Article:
Fitbit, Inc. Still King of Fitness Trackers
Despite the disappointing performance from Fitbit, Inc. (NYSE:FIT), FIT stock is looking promising ahead of the holiday season.
According to a recent survey of 4,500 U.S. consumers in the first week of November, 24.5% of respondents indicated that they plan to buy a fitness tracker in the next three months. Moreover, among those planning to buy fitness tracking devices, 49.2% said they would get one from Fitbit. (Source: “Fitbit, Apple Watch Demand up Ahead of Holidays,” Investors.com, November 20, 2015.)
Fitness trackers are gaining in popularity these days. In December 2014, only 14% of survey respondents had plans to buy fitness tracking devices. By August of 2015, this number went up to 21.5% and then to 24.5% in November.
While the market for fitness trackers is growing, Fitbit is also on its way to capture more market share. The survey in December 2014 showed that 35.6% of respondents wanted a Fitbit device. The percentage has since grown to 44.3% in August 2015 and to 49.2% in November.
The survey also confirms Fitbit’s leading position in the fitness tracker industry. Around 25% of survey respondents said they already own a fitness tracking device of some sort, with Fitbit ownership being the largest at 11.3%. The company’s competitors did not enjoy that kind of success, with Garmin Ltd. (NASDAQ:GRMN) coming in at 3.7%, 2.4% for Apple Inc. (NASDAQ:AAPL), and 1.9% for Jawbone.
Fitbit Not Afraid of the Apple Watch
There have long been concerns that smartwatches would pose a threat to fitness tracking devices. If the “Apple Watch” can act as a fitness tracker and has so many other functions, would consumers just go and get the Apple Watch? Not really.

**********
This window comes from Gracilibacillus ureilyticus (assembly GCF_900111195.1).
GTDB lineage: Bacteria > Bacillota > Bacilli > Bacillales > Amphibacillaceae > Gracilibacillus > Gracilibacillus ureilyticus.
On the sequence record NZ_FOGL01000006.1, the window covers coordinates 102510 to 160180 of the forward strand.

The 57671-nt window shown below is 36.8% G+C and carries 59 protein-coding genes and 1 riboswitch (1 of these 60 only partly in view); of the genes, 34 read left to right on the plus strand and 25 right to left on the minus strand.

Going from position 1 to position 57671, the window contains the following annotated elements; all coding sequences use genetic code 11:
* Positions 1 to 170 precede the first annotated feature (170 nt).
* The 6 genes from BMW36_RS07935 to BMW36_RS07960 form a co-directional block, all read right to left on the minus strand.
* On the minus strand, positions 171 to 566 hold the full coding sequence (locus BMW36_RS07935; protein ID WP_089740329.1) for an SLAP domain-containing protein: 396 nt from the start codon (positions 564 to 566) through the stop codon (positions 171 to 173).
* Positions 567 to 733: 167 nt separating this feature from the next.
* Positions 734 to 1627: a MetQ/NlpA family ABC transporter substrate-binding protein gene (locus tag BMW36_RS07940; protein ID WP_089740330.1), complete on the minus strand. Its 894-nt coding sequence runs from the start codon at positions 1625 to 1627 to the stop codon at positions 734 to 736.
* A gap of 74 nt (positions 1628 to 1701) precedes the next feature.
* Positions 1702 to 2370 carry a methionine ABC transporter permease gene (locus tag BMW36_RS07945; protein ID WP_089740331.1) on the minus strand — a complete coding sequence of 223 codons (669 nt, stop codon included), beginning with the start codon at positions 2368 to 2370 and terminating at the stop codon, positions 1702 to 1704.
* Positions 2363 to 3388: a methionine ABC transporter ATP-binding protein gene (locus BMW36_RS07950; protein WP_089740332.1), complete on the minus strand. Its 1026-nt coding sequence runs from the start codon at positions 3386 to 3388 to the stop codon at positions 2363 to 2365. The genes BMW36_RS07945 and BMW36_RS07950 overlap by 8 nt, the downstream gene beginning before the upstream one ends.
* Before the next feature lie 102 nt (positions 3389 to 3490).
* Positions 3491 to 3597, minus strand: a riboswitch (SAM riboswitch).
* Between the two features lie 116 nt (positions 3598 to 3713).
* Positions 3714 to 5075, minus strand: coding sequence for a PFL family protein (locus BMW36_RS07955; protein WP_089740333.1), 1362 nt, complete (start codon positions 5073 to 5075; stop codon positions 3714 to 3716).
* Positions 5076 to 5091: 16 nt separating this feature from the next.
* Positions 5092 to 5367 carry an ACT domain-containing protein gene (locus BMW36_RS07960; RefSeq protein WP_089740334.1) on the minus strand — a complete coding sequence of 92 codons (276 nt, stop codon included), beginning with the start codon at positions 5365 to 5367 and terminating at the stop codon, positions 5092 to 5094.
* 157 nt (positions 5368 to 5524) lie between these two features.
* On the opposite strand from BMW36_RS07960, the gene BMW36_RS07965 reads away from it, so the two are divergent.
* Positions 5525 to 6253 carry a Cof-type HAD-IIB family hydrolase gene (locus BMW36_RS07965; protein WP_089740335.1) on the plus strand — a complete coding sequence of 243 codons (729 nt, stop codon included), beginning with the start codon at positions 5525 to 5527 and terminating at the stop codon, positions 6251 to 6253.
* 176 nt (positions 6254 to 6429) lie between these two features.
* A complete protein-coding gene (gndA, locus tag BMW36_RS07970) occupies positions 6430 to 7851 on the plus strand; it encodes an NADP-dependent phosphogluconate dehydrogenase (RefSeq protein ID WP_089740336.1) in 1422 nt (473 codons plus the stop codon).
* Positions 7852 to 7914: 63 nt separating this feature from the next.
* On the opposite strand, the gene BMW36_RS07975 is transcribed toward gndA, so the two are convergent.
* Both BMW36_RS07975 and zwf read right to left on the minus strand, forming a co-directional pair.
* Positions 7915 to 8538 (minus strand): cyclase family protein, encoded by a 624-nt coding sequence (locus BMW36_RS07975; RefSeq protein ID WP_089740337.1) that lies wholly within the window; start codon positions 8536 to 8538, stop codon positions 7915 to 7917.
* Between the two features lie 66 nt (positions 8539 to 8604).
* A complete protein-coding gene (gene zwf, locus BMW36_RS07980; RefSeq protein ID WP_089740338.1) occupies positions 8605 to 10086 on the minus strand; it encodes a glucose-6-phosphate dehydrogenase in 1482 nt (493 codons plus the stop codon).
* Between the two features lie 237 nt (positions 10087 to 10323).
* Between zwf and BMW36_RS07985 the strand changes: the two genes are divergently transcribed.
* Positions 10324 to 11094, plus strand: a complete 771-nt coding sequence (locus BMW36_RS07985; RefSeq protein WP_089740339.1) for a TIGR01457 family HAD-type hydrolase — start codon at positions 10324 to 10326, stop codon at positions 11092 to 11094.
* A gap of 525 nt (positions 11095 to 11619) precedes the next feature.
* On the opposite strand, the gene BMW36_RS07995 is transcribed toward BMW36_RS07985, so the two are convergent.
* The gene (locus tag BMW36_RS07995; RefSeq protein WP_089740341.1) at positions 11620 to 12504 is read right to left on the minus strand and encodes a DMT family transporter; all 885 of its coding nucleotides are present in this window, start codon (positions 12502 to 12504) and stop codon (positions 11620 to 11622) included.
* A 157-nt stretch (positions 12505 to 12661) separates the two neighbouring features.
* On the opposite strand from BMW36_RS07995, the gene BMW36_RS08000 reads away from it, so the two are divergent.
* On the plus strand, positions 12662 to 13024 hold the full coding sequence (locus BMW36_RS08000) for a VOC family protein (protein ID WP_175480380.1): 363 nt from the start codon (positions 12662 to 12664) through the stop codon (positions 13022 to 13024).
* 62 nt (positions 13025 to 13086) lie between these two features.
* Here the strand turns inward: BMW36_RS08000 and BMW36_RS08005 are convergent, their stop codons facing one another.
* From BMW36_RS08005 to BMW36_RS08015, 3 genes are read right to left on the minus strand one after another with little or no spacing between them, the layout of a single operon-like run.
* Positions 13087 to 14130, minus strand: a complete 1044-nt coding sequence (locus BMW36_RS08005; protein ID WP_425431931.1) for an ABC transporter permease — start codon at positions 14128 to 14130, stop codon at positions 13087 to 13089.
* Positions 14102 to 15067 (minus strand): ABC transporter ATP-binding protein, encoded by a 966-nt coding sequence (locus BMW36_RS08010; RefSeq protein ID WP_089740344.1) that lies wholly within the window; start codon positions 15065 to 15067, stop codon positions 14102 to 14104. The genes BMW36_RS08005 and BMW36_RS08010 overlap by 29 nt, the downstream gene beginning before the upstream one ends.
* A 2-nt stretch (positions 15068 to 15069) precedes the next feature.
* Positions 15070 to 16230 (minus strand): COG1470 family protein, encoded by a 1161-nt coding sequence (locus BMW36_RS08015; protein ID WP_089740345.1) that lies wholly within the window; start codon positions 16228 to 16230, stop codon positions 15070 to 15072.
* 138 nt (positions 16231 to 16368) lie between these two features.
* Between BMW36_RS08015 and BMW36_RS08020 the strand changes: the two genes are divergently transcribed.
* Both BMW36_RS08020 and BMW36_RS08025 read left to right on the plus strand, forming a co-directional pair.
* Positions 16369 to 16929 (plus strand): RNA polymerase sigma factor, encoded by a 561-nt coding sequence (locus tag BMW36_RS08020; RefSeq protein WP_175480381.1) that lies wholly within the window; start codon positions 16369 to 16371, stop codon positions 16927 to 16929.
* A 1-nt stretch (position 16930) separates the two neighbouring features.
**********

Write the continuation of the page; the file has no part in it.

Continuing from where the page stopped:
You see, although smartwatches can do many things other than tracking people’s activity, they are also heavier, more expensive, and have much less battery life compared to traditional fitness trackers. For instance, the Apple Watch starts at $350.00, while Fitbit’s devices start at $60.00. The Apple Watch requires charging every night unless you just use it to tell the time. Fitbit’s products require a lot less charging; the “Fitbit Surge” can last around seven days, while the “Fitbit Charge” can last as long as 10 days.
As a company, Fitbit, Inc. is doing more than fine. FIT stock, however, hasn’t been that great lately. Since its peak of $51.90 a share on August 5, 2015, Fitbit’s stock price has plunged more than 48%! However, analysts are starting to notice the value of this company.
According to data provided by Zacks Investment Research, among the 17 firms making recommendations, nine rated Fitbit as a “Strong Buy,” two rated it a “Buy,” while the remaining six rated it a “Hold.” Note that none of the analysts issued an “Underperform” or “Sell” rating for FIT stock. (Source: “Fitbit Inc. Analyst Stocks Recommendations,” NASDAQ web site, last accessed November 23, 2015.)
Most recently, Bank of America Corporation analyst Nat Schindler upgraded Fitbit to a “Buy” rating. He noted that with the holiday season coming up, Fitbit’s sales guidance for the fourth quarter looks quite conservative. The analyst also said that the most important factor behind the upgrade was the “underwhelming” lineup of new fitness trackers launched by Fitbit’s competitors. When competitors cannot come up with products to pull customers way from the incumbent, success is likely to continue for Fitbit. (Source: “Analyst Pans Competing Products, Says Buy Fitbit,” TheStreet.com, November 17, 2015.)
The Bottom Line on FIT Stock
Since Fitbit’s IPO on June 18 of this year, the company has reported two solid seasons of growth. In both the second quarter and the third quarter, revenue was up by triple-digit numbers year-over-year. Internationally, the company is doing spectacular, with Asia-Pacific revenue skyrocketing 314% in the third quarter.
Looking forward, the company’s results might also get a boost from its corporate health business. All this suggests that FIT stock might start to climb back up.
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